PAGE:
After the kidding is over, we take good care of our girls! And, the babies need to be bottle fed, so here are the instructions on how we feed our kids.
Preparing for kidding time is always crazy, and sometimes things never go the way you planned.
How to prepare for a successful kidding season.
The joys and heartaches that can come with kidding season are a part of life on a goat farm.
Try this expert advice to keep goats from getting out of the pasture.
Of all the baby animals born on the farm — the chicks, lambs, puppies, calves — the goat kids are in a class of their own. Racing, playing, causing mischief, find out what makes kids so much fun and so invigorating to watch.
When you have goats, you need to do something with all that milk. Why not try making Queso Blanco, an easy cheese which tastes great and cooks well.
How to make cajeta, Mexican-style goat's milk caramel.
Made from creamy chevre (fresh goat cheese) instead of the typical cream cheese, this surprising cheesecake is sure to please cheese lovers and dessert lovers alike.
Managing the feed regimen for cows in a micro dairy environment is a matter of setting clear goals and understanding what your cows need.
Joel Salatin and his family open their farm in Virginia’s Shenandoah Valley on July 19th to celebrate what he calls "integrity food." Events will feature walking tours of pastured livestock, intensive seminars and demonstrations on rabbit rearing and more.
Life on a family farm is never dull and full of surprises to keep a farmer on their toes.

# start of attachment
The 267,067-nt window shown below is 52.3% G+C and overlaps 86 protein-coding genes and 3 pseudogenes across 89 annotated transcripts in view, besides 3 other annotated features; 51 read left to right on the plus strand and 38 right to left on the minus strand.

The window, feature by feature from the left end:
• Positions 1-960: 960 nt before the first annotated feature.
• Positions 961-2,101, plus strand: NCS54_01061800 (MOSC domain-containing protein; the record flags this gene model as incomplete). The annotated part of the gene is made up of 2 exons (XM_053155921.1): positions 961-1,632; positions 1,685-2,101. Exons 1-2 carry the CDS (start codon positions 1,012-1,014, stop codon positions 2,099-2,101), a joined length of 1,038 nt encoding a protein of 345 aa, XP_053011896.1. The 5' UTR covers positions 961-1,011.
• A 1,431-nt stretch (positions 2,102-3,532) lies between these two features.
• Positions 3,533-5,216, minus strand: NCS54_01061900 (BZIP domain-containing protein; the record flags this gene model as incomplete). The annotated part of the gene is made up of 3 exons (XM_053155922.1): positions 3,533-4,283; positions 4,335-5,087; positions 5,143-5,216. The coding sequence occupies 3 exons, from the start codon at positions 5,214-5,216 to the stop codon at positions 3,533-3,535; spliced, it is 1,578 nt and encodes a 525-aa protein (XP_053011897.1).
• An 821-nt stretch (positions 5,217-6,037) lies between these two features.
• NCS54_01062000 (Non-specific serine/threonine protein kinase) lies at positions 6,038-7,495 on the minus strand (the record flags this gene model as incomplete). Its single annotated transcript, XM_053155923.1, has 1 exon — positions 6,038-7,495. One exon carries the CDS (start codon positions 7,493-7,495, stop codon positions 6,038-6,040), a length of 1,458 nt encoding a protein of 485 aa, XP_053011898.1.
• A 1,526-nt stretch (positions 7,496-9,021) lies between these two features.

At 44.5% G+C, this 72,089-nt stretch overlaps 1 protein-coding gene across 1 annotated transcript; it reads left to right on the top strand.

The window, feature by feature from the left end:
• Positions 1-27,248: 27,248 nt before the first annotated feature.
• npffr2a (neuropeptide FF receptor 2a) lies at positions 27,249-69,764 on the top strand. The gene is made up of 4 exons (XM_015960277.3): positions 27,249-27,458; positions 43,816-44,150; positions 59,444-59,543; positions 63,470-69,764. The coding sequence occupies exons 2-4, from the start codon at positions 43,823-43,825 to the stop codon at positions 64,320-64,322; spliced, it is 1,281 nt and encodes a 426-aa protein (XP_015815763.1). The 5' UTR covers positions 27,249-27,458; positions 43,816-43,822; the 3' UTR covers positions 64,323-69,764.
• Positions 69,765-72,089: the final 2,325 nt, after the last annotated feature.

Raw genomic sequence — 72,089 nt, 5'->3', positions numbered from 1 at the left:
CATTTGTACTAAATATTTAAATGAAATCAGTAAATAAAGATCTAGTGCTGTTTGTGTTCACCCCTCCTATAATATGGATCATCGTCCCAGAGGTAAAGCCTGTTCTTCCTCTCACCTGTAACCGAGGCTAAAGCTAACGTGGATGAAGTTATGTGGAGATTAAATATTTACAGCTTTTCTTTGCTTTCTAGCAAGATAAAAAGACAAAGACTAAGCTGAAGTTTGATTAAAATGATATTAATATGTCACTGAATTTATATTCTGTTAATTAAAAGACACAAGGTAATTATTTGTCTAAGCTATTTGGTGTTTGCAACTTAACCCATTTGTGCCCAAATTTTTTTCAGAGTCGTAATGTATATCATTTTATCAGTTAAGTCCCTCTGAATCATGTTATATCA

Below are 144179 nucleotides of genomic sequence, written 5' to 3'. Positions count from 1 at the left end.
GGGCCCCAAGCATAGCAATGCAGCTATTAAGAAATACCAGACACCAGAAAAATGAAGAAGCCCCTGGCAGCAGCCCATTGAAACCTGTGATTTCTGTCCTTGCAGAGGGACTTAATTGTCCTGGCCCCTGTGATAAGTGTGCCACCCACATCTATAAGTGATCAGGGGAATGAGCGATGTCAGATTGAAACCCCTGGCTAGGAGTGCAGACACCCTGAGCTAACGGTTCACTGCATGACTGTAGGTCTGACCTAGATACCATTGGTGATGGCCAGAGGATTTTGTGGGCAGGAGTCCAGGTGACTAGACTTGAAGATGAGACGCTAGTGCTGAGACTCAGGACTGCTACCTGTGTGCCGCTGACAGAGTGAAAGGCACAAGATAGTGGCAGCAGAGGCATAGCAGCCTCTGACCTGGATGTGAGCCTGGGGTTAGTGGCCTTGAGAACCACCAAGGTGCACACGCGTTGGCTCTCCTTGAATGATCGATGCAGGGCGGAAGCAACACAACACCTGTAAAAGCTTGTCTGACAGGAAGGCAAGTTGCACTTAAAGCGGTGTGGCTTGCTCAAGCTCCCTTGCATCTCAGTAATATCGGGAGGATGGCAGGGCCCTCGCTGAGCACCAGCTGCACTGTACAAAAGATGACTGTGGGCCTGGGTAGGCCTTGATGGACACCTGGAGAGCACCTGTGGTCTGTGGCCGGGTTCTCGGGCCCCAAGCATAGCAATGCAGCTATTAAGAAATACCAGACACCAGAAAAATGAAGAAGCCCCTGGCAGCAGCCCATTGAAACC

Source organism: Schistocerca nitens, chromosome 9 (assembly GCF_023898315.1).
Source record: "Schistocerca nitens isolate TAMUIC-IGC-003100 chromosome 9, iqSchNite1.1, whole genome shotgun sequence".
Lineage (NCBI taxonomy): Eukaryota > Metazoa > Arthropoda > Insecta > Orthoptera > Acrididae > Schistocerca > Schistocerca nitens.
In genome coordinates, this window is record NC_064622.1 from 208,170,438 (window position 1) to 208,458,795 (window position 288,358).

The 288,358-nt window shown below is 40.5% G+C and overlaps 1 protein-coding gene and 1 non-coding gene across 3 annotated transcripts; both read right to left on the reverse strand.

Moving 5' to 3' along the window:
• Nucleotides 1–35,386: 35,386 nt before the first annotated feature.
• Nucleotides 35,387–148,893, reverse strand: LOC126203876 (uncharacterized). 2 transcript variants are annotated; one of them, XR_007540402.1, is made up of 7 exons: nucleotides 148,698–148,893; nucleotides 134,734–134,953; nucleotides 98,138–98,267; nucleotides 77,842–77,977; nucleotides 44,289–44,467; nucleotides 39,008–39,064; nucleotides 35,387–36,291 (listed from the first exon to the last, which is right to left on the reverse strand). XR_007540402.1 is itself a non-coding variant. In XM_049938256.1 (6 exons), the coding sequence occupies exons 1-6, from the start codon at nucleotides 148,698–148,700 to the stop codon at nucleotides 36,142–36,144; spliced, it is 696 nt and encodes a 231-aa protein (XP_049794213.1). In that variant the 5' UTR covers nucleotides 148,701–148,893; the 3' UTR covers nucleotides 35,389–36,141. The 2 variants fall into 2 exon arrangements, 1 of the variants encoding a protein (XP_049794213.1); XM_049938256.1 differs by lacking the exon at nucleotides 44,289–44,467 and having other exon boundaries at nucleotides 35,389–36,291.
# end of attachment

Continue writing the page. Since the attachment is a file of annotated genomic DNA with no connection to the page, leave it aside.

Robert Zwald grew up in the 1900s, farming with his father in Minnesota. This is part one of his stories from the past, as compiled by his daughter, Ruth.
Lyn Fenwick discovered a key to her family's past when she uncovered a homesteader named Isaac's dusty journal dating back to 1884. This five-part blog series discovers the treasure of a forgotten life using an old family heirloom as a map.
Egg production in family flocks vs. factory farms.
How we put the happy in The Happy Homesteader.
There are some questions worth exploring, find out if there is a BEST way to clean your goat's udder before milking.
Ilene White Freedman contemplates sharing goat milk with the nursing kid.
An introduction from a goat-crazy Oregonian.
HOMEGROWN Life blogger and Bay Area homesteader Rachel recounts how she went from half-hearted to full-breed-ahead when it comes to breeding goats.
HOMEGROWN Life blogger and Maine dairy farmer Dyan Redick honors the determination of women farmers, even as she observes a bittersweet month on her farm.